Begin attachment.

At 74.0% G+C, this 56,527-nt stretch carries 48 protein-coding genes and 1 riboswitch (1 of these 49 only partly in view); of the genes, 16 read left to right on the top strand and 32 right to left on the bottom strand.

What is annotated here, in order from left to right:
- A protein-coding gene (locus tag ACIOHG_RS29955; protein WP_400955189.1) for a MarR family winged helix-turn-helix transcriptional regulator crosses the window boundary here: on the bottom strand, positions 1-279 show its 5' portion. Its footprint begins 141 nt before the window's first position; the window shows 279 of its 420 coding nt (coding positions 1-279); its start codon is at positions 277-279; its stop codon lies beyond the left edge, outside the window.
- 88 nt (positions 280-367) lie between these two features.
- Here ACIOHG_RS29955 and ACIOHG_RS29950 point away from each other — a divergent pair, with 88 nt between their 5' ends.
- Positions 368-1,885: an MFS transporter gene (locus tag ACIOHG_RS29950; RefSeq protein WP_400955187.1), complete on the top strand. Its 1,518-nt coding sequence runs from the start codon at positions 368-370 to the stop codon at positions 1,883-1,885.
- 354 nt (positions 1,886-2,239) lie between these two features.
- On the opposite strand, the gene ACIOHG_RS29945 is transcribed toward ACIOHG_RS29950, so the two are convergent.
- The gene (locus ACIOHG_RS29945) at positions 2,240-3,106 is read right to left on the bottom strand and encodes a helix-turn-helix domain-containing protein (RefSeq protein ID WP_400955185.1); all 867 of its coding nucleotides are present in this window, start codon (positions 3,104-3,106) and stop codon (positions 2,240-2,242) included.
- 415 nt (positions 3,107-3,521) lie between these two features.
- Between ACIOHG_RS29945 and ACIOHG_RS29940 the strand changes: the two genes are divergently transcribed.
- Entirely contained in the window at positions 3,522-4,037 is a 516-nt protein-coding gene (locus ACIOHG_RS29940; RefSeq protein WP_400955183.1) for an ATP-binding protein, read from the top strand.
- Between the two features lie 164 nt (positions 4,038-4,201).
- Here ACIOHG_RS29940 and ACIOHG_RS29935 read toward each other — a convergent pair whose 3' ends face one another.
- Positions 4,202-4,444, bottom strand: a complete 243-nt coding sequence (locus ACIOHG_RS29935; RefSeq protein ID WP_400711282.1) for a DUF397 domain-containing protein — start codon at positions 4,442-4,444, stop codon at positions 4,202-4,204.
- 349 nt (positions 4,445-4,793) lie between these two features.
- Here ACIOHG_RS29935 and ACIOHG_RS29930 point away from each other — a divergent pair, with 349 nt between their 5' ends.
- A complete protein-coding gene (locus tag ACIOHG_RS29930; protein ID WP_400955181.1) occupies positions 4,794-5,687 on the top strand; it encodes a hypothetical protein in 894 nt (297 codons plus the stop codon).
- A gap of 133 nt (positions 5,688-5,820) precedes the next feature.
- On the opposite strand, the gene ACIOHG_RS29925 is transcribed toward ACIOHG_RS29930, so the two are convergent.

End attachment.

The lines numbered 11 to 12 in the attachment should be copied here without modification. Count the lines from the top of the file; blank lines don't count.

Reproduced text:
- Between ACIOHG_RS29945 and ACIOHG_RS29940 the strand changes: the two genes are divergently transcribed.
- Entirely contained in the window at positions 3,522-4,037 is a 516-nt protein-coding gene (locus ACIOHG_RS29940; RefSeq protein WP_400955183.1) for an ATP-binding protein, read from the top strand.